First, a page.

Interior of our Airstream: Look at how cramped it all is!
    My work area is on the right (Apple Macbook and monitor)

    Next, there is very little external storage, which is both good and bad. Naturally, recreational vehicles cannot offer the same storage space that a traditional “sticks ‘n bricks” home can. But our Airstream trailer is even worse which can make the act of living in an RV difficult at times.  While 99% of Airstreams don’t have slideouts (which we like), they also don’t have “basement” storage compartments that click into space like larger motorhomes do.  These compartments are only accessible via the outside of the RV and offer a relatively large space to store stuff.

    We don’t have that much luxury.  We do have one externally-accessible storage area in the very back of the Airstream that also happens to be accessible by lifting up on the bed. Of course, this area is packed full of stuff all the time with items like my tripod, our winter clothes, extra toilet paper and paper towels, luggage, dog food and other larger things. It is also our main bulk-item storage area which in turn, makes it hard to search for the things we need throughout the year.

    Under the bed storage in the Airstream
    Under the bed storage in the Airstream

    One good thing about our relative lack of full-time storage is, well, we cannot accumulate stuff and live in excess! We just gave ourselves an excellent reason to completely transform the way our family does gift-giving during the holiday time – at least to us. We aren’t yet as bad ass as Our Next Life, who convinced their family to adopt a “No Spend Christmas,” but we have at least found a way to stop the gift-giving madness in our direction. A simple happy holiday email now suffices on our end!

    There are no laundry facilities in our RV which makes one other aspect of living on the road a bit tricky – staying clean. Many larger motorhomes and 5th wheels do have small areas for working two-in-one washers and dryers, but there isn’t nearly enough space in our 30′ Airstream for that. This means we gotta travel to laundromats to do our laundry. We also get a little more creative with how many times we wear clothes…it may sound disgusting, but stick with me for a second before you click away to another post out of sheer disgust.

    Of course, we never wear clothes that truly need washing. We have a little transportable hamper in our main closet where we throw the clothes that can’t be worn again. But yes, I do often give my clothes the “sniff test” and, if they show no sign of smelling ripe, I am not opposed to re-wearing those items rather than immediately loading up the hamper. And to my surprise, a hell of a lot more articles of clothing are minty fresh enough for another round!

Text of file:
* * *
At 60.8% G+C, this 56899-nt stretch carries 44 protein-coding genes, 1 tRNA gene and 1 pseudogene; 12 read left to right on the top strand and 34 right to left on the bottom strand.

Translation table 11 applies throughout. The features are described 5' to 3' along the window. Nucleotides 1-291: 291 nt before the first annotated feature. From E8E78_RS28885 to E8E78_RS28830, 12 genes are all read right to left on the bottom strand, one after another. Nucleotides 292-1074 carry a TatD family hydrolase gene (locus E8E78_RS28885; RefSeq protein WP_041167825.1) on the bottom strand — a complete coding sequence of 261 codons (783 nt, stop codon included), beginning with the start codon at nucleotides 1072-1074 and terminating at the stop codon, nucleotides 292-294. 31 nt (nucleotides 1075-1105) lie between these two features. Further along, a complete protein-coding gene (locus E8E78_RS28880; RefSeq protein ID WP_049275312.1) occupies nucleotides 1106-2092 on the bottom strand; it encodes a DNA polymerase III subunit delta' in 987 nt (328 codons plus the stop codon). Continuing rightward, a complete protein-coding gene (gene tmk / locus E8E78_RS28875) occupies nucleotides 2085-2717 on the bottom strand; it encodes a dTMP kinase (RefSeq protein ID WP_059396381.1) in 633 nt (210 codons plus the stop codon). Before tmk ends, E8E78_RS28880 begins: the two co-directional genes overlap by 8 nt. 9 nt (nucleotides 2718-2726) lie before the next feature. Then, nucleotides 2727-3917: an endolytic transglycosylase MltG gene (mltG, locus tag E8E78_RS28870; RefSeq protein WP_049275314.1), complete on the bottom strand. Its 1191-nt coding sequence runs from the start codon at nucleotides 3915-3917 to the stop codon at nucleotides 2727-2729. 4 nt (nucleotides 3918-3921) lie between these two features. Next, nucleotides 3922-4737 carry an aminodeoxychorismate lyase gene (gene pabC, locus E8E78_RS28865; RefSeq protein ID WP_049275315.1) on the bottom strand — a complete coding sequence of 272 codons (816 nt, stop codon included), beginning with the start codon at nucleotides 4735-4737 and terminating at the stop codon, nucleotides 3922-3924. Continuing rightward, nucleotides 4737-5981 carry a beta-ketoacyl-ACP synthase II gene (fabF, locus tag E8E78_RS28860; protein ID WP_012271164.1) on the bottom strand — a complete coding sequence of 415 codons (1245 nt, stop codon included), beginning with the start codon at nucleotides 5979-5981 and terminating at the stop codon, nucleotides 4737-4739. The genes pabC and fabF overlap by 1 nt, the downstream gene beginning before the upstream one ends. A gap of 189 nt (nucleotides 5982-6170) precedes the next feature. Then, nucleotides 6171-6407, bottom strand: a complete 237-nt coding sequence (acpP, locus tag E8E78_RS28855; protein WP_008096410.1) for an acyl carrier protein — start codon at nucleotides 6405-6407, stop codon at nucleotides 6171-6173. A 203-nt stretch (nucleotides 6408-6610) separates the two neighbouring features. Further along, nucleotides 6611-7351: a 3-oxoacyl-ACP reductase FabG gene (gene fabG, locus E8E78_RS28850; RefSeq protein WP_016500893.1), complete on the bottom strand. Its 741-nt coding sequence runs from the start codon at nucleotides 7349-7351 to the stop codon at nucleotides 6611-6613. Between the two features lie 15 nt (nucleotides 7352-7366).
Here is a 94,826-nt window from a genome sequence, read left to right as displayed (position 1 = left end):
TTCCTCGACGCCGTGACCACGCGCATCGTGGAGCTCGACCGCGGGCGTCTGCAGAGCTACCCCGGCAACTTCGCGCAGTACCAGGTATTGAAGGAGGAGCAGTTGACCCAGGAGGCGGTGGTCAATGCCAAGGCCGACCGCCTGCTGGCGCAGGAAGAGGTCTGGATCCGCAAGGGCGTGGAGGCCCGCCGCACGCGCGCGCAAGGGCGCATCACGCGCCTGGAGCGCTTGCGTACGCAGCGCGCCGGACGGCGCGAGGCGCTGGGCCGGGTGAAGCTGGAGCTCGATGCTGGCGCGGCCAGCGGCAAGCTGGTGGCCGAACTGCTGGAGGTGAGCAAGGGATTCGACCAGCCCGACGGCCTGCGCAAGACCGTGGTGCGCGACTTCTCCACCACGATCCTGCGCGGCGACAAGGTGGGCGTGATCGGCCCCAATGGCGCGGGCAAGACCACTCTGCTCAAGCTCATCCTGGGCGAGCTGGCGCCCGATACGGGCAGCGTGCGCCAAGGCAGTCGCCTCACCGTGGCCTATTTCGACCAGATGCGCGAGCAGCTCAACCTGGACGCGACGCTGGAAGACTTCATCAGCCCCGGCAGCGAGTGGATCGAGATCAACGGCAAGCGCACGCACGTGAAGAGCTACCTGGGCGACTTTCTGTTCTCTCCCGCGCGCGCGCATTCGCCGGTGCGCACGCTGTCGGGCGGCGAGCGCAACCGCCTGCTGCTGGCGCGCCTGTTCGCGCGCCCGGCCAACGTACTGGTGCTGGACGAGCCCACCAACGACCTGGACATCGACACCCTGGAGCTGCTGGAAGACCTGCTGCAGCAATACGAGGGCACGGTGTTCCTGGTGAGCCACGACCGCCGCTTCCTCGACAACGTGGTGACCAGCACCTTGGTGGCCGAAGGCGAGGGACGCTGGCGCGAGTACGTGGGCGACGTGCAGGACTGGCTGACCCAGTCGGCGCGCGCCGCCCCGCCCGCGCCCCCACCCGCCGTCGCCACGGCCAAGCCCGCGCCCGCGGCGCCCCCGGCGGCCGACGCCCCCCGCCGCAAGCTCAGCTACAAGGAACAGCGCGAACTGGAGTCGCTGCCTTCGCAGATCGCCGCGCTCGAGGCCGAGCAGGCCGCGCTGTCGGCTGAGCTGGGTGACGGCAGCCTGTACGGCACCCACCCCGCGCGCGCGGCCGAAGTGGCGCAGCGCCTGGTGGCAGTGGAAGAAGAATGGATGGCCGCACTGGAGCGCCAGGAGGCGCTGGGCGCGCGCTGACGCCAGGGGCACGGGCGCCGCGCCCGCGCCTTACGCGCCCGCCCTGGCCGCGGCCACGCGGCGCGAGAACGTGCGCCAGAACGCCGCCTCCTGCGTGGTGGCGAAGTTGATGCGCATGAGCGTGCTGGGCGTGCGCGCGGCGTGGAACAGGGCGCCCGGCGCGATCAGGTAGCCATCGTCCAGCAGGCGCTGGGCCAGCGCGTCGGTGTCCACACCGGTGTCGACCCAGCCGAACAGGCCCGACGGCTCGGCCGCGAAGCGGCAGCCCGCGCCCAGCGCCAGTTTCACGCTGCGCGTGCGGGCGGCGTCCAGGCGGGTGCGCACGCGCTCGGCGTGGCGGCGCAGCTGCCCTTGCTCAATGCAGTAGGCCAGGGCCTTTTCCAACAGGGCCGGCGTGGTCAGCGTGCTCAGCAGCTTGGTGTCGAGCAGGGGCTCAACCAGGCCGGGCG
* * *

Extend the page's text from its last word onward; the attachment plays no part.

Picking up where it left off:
Lastly, I miss my king sized bed. I’m not a big fella – 6-foot even, about 200 pounds, but I still enjoy a little space to move around in bed. Without slideouts, there’s no bloody way a king bed would fit in the Airstream, so we share a queen. Can anyone say “first world problems”?And before wrapping up the post, a quick note about the black water – yes, the black water tank is where our poop and pee live. Water, along with any contents contained within, gets flushed from the toilet and held in the black water tank underneath the Airstream. Naturally, this tank requires emptying every week or so, and many consider it to be a “shitty job,” literally.

    Our sewer hose running from the trailer down to the campsite's hookup
    Our sewer hose running from the trailer down to the campsite's hookup

    But honestly, it's really no sweat. In fact, I don't even need to move or touch the sewer hose at all during this process. All I do is pull the black water tank release handle and watch that beautiful brown poop water drain out of the tank, through the sewer hose and into the sewer. Then, I connect the fresh water hose (a regular garden hose) up to the "black water rinse" receiver line and wash out the black tank, as well as the sewer hose itself, with fresh H2O. When complete, I push the release handle back in and go on about my business.

    I don't even need to wear gloves during this procedure. Hardly any smell emanates from the hose or sewer system. Though I felt compelled to mention this process, it is NOT one of my dislikes, actually. It's all a part of the process of living in an RV that has toilet facilities.

    And that’s it! Luckily, everything I’ve mentioned isn’t life or death. It’s just something that we get used to as a part of this major lifestyle change that we decided to pursue. When you want to change your backyard every couple of weeks and be free to travel to interesting places – like we do, this is a darn great way to live in 2019!